Real Palestinian awareness

Stephen Ontko

Last week appeared to have been dedicated to “Palestinian Awareness Week” on campus, housing events to highlight nothing but Israeli misdeeds while being lax on those committed by Hamas. Certainly, no one can deny that there is suffering on both sides due to warfare.

Yet the emotional depth in which events such as last week’s discussion panel engage in merely defines the situations and nature of warfare, but does not negate it. What is needed for actual awareness is a proper context of the struggles in the war-torn region in order to become truly educated on the matter. Once a proper context is indeed established, cries of U.S. and Israeli-created humanitarian disasters become less forthright.

The true area of what is labeled “Palestine” actually encompasses Israel, the Gaza Strip, the West Bank and Transjordan (now called Jordan). Palestine was under British Mandate after World War I once the Ottoman Empire diminished.

Palestine, being sovereign under the British, could then be governed and managed in a manner the British saw most appropriate. As a Guardian article from July 8, 1937 stated the “British Government. accepts the proposal” to partition “Palestine between Arabs and Jews” with “the termination of the mandate” being “recommended by the Royal Commission.”

The report is explicit in that there are to be “two sovereign independent States – an Arab State composed to Transjordan and that part of Palestine allotted to the Arabs, and a Jewish State consisting of the part of Palestine allotted to the Jews.”

But with Britain’s empire fading, the issue was brought before the U.N., which constructed its own version of the partition. However, as the BBC reported Nov. 29, 2001, Arab Muslims refused the U.N.’s 1947 partition plan, which left Israel to fight for its own independence in 1948.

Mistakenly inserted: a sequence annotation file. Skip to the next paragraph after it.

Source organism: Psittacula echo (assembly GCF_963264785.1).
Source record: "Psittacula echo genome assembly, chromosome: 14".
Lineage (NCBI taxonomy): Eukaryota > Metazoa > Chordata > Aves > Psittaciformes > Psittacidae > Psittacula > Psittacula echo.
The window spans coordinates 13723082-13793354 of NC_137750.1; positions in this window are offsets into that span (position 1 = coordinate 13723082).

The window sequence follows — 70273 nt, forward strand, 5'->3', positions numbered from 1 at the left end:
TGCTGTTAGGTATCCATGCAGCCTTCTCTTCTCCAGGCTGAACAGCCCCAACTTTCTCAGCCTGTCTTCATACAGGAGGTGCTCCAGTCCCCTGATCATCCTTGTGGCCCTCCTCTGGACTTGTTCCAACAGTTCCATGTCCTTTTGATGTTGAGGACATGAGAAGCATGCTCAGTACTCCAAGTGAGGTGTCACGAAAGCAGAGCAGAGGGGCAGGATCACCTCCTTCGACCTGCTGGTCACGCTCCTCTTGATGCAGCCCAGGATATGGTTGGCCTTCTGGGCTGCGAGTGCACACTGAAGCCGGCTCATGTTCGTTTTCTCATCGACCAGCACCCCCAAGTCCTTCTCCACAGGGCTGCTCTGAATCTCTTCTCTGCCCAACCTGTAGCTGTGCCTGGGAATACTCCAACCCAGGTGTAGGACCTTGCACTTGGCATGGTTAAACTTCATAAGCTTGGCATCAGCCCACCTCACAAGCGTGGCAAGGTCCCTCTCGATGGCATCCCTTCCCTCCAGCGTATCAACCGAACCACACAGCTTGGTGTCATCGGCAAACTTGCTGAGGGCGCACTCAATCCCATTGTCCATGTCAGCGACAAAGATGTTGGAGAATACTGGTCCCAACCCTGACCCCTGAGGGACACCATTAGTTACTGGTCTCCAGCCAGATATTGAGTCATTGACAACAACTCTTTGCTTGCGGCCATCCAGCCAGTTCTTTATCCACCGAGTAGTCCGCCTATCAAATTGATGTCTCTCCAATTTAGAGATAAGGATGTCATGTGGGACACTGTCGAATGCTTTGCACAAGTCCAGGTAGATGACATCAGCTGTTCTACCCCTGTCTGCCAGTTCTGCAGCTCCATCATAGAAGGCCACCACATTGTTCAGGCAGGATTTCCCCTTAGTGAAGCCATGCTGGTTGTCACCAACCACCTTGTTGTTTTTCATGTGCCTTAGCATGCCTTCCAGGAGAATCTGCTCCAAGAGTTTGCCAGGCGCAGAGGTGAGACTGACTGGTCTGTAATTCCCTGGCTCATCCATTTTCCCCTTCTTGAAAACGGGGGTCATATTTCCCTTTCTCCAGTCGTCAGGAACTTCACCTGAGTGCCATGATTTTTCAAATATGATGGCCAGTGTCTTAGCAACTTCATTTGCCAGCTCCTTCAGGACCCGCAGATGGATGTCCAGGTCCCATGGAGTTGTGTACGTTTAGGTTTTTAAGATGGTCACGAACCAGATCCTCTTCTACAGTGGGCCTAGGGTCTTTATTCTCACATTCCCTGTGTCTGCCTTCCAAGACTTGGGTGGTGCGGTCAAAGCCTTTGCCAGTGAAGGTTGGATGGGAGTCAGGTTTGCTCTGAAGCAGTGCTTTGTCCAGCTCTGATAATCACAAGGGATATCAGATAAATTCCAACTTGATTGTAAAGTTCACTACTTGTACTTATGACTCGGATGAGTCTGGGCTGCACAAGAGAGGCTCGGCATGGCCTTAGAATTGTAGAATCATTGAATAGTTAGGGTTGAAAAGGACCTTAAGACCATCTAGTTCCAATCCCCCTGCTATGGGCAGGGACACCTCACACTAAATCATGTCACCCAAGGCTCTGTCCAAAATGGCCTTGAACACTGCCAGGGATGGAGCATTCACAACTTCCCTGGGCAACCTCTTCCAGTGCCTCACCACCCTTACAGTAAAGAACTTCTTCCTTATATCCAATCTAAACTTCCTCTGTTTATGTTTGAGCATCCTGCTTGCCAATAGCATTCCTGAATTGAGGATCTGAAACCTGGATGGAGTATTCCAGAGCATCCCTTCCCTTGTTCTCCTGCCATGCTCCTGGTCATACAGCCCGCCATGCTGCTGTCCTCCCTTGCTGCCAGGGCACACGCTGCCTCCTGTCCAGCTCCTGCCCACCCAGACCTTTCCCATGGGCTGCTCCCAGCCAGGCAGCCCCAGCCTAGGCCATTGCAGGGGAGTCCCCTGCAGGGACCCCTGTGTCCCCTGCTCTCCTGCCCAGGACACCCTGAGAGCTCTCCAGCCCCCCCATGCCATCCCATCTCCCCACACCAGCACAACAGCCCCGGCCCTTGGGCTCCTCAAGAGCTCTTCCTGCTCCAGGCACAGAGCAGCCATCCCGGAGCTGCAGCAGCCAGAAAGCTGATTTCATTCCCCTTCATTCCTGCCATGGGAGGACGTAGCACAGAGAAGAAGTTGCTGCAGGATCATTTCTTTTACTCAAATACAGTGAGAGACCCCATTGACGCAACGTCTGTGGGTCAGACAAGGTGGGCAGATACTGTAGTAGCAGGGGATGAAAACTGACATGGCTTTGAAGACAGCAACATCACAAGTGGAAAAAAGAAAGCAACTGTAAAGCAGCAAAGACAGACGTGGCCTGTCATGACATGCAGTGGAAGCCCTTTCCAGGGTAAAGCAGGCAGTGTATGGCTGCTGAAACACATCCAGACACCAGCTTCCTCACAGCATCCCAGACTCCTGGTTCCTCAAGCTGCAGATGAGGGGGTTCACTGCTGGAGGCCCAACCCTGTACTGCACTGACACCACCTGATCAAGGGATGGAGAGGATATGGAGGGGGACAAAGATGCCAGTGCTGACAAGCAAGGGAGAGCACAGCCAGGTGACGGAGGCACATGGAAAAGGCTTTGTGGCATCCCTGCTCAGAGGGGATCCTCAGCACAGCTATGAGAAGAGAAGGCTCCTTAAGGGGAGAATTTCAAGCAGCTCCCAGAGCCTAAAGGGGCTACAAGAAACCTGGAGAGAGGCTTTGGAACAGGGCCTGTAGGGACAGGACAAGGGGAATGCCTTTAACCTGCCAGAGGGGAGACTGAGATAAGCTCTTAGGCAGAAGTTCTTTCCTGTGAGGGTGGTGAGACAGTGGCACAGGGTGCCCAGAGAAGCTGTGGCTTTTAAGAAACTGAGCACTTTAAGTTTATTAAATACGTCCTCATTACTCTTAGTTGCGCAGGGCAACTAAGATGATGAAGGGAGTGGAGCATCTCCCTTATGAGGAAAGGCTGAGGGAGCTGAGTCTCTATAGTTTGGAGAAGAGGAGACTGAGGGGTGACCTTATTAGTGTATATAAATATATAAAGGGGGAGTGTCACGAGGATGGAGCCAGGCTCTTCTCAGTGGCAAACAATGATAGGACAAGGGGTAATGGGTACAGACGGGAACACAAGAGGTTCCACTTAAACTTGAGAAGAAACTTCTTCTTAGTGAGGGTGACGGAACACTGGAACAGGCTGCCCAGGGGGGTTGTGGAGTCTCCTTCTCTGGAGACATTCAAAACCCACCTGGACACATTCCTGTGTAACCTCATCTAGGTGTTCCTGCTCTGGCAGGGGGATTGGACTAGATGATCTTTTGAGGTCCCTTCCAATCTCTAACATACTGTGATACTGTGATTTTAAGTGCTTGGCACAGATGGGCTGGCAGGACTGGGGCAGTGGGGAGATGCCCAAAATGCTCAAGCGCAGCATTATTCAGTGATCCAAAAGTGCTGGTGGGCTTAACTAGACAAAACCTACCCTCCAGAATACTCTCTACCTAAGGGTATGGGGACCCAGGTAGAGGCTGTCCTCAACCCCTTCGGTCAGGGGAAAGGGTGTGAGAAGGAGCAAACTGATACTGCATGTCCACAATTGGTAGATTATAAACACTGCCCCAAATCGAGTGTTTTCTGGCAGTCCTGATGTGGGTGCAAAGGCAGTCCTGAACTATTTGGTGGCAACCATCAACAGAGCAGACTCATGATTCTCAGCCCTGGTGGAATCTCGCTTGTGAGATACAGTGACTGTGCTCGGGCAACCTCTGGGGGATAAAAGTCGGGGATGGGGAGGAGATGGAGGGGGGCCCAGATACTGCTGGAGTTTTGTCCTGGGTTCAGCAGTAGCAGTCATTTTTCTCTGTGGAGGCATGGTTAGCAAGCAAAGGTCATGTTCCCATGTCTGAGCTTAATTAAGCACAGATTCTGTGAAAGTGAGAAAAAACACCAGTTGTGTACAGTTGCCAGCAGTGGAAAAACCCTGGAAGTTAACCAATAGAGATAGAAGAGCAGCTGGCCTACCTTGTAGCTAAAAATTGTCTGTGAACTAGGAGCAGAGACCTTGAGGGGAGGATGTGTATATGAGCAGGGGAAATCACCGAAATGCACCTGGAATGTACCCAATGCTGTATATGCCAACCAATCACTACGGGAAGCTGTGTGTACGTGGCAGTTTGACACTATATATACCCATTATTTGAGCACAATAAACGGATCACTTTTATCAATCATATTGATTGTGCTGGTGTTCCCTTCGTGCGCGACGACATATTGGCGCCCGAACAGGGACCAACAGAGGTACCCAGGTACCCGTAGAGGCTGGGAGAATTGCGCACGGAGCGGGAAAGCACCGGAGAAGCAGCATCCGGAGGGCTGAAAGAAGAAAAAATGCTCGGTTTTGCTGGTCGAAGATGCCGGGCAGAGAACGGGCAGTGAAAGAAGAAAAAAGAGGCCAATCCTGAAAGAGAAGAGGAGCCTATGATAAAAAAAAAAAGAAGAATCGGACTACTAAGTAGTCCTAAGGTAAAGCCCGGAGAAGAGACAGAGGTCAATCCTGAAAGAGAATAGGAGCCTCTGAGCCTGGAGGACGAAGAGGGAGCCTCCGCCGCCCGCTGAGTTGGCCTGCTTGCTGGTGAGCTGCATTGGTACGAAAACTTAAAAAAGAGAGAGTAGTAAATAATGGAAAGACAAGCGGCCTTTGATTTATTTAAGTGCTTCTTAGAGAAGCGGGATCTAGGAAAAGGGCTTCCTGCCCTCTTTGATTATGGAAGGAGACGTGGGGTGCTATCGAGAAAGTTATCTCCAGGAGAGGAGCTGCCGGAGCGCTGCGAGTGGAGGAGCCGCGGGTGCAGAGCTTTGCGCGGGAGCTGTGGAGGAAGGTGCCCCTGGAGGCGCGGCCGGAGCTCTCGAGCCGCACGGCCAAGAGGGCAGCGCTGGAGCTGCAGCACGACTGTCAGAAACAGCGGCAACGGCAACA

The fact that Israel was forced into a war for independence for land west of the Jordan River against those Palestinians who secured the Palestinian territory east of the Jordan River in Transjordan suggests more of a motive to prevent any part of land from being claimed by an Israeli or predominantly Jewish state. It is a struggle not for human rights or peace, but merely to keep all Palestine in Arab Muslim hands.

This is a great tragedy, not just for Israelis, but for the Palestinians of the West Bank and Gaza Strip as well. These Palestinians are denied an identity of their own and are instead used as tools for Arab dictator states in the convenient demonization of Israel and the U.S. to divert attention from Iran or Arab dictator states own failures toward their citizens.

The Palestinians of the West Bank and Gaza Strip are only useful for their opposition to and destruction of Israel. Hence, there is no real respect left for the Palestinians. They live as refugees of a perennial crisis for generations in other Arab lands, the Arabs giving no quarter to an identity with Palestinians’ only existence being to struggle against Israel.

In a column in the Wall Street Journal on June 20, 2007, Michael Oren contends that the Palestinian Authority has received more international aid than anyone else in modern times and more per capita aid than Europe under the Marshall plan.

Unfortunately, this outpouring of support is completely wasted. CBS reported Nov. 9, 2003 Yasser Arafat’s embezzlement of one billion dollars in public funds for his own personal use and investment. As long as Palestine sees no peace, those who benefit from the bloodshed will continue to be in positions of authority, there being every incentive for them to fuel the crisis.

It is the height of irresponsibility and neglect when the factions within Gaza and the West Bank are allowed to lead so long as those leaders continue to refuse Israel’s right to statehood, as opposed to real leadership more focused on developing the West Bank and Gaza Strip than destroying Israel.

True Palestinian awareness would outline the need to address the problems the Palestinians of Gaza and the West Bank have in terms of building a functioning and stable state. What was offered instead during Palestinian Awareness Week were the typical ploys of emotions from tragic humanitarian crises to shroud the true factors that are prohibiting peace in the land. Only when we learn of the true causes of poverty and bloodshed can there be any hope of peace in the Holy Land.

Stephen Ontko is a senior economics major and columnist for the Daily Kent Stater. Contact him at [email protected].